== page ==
Fundamental Rights are basic essential rights for an individual’s survival. Part III of the Constitution of India elaborates Fundamental Rights that are required to safeguard individual liberty and to ensure social, economic and political justice to everyone in India. Article 14-32 of the Indian Constitution elaborates the Fundamental Rights. The Right to Education (RTE) – Article 21A was inserted by 86th Amendment Act in 2002 to provide free and compulsory education of all children in the age group of six to fourteen years. Fundamental Rights as provided in the Indian Constitution are:
- Right to Equality
- Right to Freedom
- Right against exploitation
- Right to freedom of religion
- Cultural and educational rights
- Right to constitutional remedies
Few quick facts:
- Every individual is entitled to fundamental rights
- Legislature has to make laws in accordance with the fundamental rights
- Judiciary is the guardian of the fundamental rights
- Legislature cannot amend the ‘Basic Features’ of the constitution, which indeed includes the basic fundamental rights.
What is Right to Education Act?
Based on the Fundamental Right article 21A, the legislature passed the Right of Children to Free and Compulsory Education (RTE) Act in 2009. The act provided that every child has a right to full time elementary education of satisfactory and equitable quality in a formal school which satisfies certain essential norms and standards. (MHRD)
What is the latest amendment to RTE about?
During the Monsoon Session that began on 18th July, the Lok Sabha on Wednesday passed an amendment to RTE act to abolish ‘no-detention policy’ mentioned in the act.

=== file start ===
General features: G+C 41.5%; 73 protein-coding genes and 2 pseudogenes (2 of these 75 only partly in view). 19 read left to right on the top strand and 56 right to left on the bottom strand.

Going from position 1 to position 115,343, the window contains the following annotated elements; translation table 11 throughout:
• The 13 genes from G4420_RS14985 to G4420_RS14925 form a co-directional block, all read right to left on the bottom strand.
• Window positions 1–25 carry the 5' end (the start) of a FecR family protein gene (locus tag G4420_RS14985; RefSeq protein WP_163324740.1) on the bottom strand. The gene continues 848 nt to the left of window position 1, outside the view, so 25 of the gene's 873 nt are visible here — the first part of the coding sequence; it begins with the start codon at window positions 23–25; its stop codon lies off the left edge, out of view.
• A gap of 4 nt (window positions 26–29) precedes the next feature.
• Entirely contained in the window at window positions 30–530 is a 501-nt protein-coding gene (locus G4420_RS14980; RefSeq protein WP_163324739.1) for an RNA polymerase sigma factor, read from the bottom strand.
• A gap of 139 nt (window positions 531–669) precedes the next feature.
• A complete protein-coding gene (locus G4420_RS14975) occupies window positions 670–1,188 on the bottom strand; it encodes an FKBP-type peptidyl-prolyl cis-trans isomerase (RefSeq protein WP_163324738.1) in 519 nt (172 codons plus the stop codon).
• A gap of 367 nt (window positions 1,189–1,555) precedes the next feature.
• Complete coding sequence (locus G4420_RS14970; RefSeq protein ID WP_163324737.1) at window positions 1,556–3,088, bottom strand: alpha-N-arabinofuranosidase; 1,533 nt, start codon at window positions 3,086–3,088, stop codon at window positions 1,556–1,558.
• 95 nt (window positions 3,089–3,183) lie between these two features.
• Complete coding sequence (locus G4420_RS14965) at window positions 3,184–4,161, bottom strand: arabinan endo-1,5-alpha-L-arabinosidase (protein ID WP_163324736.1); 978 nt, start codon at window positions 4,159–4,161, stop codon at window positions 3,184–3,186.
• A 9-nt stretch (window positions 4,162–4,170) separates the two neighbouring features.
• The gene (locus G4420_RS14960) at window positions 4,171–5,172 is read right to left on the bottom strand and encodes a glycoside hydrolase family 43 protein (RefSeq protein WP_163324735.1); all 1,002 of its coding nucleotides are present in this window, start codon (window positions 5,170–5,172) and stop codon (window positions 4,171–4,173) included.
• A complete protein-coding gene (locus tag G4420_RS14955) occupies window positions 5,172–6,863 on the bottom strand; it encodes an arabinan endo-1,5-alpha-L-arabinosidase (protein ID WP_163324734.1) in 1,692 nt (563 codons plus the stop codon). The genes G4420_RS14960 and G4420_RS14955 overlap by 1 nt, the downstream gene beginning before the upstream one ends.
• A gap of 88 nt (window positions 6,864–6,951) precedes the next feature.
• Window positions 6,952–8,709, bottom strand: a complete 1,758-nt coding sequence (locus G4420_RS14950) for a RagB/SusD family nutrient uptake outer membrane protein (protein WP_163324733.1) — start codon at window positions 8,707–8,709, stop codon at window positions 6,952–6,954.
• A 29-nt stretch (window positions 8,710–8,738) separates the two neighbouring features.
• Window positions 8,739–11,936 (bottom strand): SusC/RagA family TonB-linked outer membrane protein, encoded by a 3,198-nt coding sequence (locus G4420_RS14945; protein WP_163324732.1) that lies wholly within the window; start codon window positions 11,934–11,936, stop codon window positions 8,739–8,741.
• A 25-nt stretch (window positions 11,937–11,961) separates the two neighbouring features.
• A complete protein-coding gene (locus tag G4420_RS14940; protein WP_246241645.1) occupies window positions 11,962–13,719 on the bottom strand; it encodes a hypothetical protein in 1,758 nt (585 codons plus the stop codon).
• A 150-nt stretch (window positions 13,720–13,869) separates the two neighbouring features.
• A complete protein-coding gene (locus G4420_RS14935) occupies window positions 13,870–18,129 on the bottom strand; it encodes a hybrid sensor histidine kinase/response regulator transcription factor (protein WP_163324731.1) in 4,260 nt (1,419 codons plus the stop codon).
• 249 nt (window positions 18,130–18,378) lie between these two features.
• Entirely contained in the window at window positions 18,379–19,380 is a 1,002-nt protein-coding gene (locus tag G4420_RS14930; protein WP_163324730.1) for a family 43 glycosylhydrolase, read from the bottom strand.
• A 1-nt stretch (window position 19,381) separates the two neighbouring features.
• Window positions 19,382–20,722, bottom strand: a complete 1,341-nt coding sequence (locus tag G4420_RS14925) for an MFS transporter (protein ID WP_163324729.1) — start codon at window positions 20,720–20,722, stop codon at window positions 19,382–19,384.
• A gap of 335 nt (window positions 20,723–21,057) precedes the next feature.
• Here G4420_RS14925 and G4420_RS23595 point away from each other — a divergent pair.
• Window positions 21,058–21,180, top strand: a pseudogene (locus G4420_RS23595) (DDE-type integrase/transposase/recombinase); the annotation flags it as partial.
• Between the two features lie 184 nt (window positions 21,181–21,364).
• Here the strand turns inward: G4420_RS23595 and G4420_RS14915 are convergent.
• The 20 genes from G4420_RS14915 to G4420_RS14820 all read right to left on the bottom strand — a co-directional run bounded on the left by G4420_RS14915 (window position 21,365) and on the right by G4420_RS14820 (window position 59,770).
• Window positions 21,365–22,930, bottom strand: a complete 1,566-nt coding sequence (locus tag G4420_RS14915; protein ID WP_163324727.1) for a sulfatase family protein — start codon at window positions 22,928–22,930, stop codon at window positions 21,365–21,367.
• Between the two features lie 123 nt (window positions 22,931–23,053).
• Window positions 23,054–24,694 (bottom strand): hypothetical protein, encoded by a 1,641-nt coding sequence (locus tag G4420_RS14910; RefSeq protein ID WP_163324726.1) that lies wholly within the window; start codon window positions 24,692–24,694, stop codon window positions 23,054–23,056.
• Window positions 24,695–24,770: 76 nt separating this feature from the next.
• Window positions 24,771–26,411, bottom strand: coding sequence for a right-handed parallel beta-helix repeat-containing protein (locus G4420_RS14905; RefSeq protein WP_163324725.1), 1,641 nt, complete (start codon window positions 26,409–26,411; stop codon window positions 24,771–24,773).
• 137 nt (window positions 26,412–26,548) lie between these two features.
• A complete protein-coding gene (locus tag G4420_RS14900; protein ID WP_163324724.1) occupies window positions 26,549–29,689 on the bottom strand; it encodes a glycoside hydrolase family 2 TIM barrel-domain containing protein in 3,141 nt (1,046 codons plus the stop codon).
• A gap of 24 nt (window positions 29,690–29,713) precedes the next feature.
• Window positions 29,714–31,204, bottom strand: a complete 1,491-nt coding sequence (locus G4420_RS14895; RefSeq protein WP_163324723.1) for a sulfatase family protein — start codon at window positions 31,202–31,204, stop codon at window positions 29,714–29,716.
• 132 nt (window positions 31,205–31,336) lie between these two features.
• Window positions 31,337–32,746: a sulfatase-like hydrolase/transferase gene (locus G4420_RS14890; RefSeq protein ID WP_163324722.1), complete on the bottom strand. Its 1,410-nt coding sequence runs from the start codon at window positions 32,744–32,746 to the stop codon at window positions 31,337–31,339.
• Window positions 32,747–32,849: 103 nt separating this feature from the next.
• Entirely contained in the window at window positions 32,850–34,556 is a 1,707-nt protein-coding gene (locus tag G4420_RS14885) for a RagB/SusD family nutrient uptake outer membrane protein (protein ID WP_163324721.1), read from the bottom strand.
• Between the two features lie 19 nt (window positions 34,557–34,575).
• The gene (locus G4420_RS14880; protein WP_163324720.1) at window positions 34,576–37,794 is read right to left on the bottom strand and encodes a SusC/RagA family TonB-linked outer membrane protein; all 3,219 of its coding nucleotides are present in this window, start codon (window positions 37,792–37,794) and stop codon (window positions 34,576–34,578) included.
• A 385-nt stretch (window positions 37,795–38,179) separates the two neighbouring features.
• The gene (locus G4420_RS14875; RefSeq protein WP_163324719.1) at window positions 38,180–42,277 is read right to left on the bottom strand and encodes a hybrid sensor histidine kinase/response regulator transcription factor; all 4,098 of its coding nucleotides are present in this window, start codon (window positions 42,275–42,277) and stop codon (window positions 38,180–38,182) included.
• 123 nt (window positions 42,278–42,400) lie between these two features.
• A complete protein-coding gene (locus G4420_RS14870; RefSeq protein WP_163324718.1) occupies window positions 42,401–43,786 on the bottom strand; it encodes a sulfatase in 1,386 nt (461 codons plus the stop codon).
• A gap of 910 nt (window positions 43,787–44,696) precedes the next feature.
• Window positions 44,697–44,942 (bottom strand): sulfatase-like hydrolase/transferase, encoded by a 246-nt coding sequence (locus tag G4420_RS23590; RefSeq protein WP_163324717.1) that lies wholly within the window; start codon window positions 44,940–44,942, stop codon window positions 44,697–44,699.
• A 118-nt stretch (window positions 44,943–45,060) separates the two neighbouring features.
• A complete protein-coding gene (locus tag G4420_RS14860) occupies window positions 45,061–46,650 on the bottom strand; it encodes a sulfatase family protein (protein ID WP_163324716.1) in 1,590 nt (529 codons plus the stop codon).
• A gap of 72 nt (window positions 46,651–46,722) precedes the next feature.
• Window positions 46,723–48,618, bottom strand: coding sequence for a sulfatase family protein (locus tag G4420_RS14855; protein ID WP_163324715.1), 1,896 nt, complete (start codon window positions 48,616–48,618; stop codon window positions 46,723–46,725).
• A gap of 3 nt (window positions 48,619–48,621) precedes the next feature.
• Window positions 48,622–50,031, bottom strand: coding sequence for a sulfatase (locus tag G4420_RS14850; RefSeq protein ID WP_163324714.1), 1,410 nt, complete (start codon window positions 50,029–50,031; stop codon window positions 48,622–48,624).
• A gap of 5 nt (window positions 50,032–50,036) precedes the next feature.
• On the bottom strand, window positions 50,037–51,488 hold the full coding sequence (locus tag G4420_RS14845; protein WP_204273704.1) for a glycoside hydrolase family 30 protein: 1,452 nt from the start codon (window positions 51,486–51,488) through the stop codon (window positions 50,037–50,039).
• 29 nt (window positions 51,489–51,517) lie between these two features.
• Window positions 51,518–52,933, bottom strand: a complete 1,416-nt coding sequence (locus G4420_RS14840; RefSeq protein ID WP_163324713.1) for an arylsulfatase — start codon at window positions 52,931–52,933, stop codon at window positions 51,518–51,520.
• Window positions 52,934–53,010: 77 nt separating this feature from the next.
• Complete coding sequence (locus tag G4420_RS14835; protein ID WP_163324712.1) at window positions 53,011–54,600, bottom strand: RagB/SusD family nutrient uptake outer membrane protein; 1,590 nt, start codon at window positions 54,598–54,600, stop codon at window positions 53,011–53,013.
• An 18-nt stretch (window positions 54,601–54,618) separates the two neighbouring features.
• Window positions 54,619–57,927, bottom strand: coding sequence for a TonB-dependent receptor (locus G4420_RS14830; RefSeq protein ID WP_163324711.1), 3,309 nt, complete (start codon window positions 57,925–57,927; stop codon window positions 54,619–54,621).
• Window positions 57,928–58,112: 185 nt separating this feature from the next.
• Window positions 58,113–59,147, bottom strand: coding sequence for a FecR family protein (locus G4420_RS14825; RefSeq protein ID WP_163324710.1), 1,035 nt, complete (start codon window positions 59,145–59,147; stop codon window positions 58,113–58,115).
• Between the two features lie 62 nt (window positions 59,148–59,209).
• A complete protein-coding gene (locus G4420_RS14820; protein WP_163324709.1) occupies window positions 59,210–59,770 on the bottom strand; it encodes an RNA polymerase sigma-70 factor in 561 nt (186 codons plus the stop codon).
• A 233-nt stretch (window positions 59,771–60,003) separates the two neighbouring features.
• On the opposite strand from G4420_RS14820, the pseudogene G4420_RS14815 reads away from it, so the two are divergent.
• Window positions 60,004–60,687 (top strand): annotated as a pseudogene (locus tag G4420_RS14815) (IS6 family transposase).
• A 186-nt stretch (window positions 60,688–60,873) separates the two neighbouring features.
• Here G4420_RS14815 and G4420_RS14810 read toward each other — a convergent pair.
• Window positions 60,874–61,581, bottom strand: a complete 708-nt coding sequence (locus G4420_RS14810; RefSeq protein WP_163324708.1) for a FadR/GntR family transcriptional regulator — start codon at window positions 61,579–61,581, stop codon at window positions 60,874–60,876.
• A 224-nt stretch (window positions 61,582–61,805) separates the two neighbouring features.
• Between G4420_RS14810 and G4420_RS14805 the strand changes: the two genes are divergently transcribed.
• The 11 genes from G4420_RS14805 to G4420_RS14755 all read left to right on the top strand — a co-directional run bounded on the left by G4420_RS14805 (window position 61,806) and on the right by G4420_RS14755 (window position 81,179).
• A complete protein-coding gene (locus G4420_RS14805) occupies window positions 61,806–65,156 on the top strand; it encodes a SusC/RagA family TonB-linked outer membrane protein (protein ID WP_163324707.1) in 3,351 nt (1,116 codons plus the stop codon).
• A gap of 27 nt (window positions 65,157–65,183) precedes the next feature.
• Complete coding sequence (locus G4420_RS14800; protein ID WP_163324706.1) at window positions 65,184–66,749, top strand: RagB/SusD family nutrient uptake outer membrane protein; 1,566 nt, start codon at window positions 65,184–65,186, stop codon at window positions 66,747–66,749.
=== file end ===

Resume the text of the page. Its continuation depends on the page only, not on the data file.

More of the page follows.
According to the existing policy, schools cannot not detain a student if she/he fails in the exam till he completes elementary schooling. The elementary schooling in India is from Grade 1- Grade 8. Till Grade 8, the student will be promoted irrespective of his results.
According to the amendment act, if it becomes a law after Rajya Sabha passing it in the parliament, the State can hold examinations at the end of Grade 5 or Grade 8 and if the students fail the examination even after given a second opportunity, then the States can decide to detain the students.
However, the States are given the discretionary power to continue the ‘no-detention policy’ till students complete the elementary education, i.e., till they complete Grade 8.
Amendment: A minor change or addition designed to improve a text, piece of legislation, etc.
Detain: Keep (someone) from proceeding by holding them back
Exploitation: The action or fact of treating someone unfairly in order to benefit from their work.
Constitutional Remedies: Solution/provisions provided by the constitution to protect and enforce the Fundamental Rights.